10 Stocks That Even the Pope Could Love

Stock Watch

10 Stocks That Even the Pope Could Love

You won't find any businesses in this portfolio that violate the principles of the Catholic Church.


Comfort the sick; feed and clothe the poor; provide shelter for the homeless. Pope Francis, who begins his first visit to the U.S. on September 22, has focused on issues of social justice since being named to the Catholic Church’s top slot in 2013. But even before Francis became pope, several mutual funds applied the teachings of the church to their selection of stocks and bonds. In light of the pope’s visit, we’ve taken a look at the stock holdings of three Catholic values fund families—Ave Maria, LKCM Aquinas and Epiphany FFV (FFV stands for Faith and Family Values)—which all base their investment choices on the ecumenical constraints of the church. That means barring investments in companies that facilitate abortions or produce pornography, among other things.

See Also: Mutual Funds Fit for a Pope

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Even with these exclusions, Catholic values funds have plenty of companies to choose from. So we took a look at their top holdings in search of attractive stocks. Here are 10 that savvy investors—and even the pope—could love. (Share prices and related figures are as of September 18.)

Health care


Spun off from Abbott Labs in January 2013, drugmaker AbbVie (symbol ABBV, $61.22) is owned by two of the three fund companies that specialize in Catholic causes: LKCM’s Aquinas Growth (AQEGX) and Epiphany FFV (EPVNX). AbbVie is best known for its blockbuster autoimmune drug, Humira, which is used to treat arthritis, Crohn’s disease and psoriasis. The stock, which has climbed 74% since AbbVie began trading as a separate entity, has hit a rough patch lately, partly due to worries that the company could lose protection for some of its Humira patents next year. But analysts say that Humira won’t be easy to replicate and, in any case, AbbVie has an impressive list of new medications, treating everything from fibroid tumors to hepatitis C and leukemia, working their way through its labs. Thanks in part to the recent pullback—the stock has dropped 13% since mid-July—the shares sell for just 13 times estimated year-ahead earnings. Plus, the stock yields a healthy 3.3%. By comparison, Standard & Poor’s 500-stock index sells for 16 times estimated year-ahead profits and yields 2.2%. UBS analyst Marc Goodman rates AbbVie a buy, with a one-year price target of $81.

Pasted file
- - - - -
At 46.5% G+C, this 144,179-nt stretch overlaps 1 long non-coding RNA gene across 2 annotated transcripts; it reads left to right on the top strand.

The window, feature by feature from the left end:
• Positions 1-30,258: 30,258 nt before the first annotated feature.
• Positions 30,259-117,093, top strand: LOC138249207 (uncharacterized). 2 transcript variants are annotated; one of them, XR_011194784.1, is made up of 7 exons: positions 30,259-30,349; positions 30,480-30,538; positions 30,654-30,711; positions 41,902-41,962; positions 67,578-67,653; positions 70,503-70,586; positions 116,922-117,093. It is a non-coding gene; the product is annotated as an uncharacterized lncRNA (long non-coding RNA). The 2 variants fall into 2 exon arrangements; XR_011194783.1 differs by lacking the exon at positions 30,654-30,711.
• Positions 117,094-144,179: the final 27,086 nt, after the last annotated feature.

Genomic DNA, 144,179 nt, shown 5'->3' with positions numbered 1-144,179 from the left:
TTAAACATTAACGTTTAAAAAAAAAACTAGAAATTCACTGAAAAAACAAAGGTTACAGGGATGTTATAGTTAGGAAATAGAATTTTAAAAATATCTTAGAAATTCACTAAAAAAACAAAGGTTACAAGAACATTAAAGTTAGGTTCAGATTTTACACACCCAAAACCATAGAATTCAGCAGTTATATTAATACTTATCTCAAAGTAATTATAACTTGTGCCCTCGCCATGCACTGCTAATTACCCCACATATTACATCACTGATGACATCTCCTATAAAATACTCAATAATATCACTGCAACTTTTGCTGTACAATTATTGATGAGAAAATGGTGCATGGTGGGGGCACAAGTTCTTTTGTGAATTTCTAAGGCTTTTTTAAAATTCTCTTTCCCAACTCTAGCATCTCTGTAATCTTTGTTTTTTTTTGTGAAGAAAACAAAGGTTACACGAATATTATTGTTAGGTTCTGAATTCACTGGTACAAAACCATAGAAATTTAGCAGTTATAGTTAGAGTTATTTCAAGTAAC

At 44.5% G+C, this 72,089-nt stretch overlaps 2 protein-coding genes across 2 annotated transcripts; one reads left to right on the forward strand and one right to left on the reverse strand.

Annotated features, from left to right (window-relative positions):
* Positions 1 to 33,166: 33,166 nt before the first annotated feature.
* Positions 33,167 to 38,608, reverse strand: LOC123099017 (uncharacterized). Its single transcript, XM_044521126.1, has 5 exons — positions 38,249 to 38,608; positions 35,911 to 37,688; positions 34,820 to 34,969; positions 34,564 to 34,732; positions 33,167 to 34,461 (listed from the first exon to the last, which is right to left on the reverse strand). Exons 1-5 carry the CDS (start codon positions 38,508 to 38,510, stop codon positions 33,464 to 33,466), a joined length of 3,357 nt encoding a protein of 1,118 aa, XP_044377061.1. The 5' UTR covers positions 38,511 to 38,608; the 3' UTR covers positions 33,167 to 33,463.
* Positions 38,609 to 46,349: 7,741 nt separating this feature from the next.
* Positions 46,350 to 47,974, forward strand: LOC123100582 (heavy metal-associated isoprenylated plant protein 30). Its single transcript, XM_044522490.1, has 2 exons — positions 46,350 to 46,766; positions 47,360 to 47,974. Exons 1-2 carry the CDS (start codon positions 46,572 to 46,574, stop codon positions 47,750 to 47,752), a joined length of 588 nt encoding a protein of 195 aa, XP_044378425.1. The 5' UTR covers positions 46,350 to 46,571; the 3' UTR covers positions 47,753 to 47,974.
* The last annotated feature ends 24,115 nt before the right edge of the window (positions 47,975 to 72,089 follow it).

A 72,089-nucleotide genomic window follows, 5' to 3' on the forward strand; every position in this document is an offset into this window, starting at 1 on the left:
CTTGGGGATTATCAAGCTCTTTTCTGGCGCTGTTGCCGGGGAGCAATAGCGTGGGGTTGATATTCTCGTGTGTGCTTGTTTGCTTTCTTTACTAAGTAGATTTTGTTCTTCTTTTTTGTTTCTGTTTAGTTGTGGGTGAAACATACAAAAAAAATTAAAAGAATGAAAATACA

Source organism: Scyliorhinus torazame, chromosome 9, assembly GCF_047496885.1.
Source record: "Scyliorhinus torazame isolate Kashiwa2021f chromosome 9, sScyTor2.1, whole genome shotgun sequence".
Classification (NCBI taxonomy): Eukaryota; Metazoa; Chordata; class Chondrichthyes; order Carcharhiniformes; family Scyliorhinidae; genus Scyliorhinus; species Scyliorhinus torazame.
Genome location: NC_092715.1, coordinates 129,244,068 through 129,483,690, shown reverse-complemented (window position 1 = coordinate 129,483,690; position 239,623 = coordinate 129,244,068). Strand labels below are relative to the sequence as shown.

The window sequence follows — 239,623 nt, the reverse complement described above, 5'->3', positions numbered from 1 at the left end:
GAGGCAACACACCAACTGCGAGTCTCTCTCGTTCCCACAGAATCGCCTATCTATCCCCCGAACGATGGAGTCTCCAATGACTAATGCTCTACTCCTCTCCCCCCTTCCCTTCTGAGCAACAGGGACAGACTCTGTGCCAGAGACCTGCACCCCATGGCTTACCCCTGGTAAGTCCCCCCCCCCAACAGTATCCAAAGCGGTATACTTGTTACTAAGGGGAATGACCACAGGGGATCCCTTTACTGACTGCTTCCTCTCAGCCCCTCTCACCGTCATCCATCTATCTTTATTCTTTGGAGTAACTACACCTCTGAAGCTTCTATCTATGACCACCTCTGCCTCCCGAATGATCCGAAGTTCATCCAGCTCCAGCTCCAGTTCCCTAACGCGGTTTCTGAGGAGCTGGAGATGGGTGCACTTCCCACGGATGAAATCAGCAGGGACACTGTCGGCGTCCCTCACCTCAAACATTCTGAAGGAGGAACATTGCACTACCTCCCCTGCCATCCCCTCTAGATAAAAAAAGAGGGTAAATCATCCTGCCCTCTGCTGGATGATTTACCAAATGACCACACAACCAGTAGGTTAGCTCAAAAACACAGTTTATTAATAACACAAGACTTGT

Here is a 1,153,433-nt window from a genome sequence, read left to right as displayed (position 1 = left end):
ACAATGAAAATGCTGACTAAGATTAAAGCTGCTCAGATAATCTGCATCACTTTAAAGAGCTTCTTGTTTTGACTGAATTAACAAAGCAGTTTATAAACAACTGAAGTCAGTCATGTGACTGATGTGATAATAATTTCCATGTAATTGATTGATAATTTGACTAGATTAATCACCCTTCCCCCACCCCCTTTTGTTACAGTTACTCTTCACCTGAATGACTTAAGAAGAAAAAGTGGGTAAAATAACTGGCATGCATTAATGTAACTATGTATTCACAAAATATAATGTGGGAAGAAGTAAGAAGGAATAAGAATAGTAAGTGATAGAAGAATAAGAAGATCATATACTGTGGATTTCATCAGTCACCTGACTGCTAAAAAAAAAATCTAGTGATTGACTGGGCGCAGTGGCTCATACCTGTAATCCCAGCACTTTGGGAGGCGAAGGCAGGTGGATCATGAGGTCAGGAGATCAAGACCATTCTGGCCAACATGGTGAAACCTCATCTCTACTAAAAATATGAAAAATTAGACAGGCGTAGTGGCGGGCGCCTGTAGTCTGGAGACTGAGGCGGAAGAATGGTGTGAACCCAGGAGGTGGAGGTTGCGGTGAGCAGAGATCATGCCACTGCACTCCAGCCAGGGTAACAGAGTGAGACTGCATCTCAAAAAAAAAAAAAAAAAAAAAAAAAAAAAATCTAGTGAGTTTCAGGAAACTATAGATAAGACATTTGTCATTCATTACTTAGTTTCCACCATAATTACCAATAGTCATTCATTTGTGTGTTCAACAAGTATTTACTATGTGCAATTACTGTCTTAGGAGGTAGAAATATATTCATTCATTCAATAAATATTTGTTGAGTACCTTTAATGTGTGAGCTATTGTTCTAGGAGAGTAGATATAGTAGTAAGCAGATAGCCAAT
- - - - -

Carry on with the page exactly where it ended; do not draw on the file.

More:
AbbVie’s former parent, Abbott Labs (ABT, $43.33) is a top holding in both Ave Maria Growth (AVEGX) and Ave Maria Rising Dividend (AVEDX) funds. When Abbott spun off its brand-name drug enterprise in AbbVie, it kept its generic pharmaceutical and medical device businesses, which have continued to grow rapidly. Because of the strong dollar, Abbott expects earnings to dip slightly this year. But analysts see profits rebounding by 11.5% next year. The stock trades for 19 times estimated year-ahead earnings and yields 2.2%. William Blair analyst Margaret Kaczor believes the company’s profit estimates are conservative and that the stock is likely to outperform the market over the next year.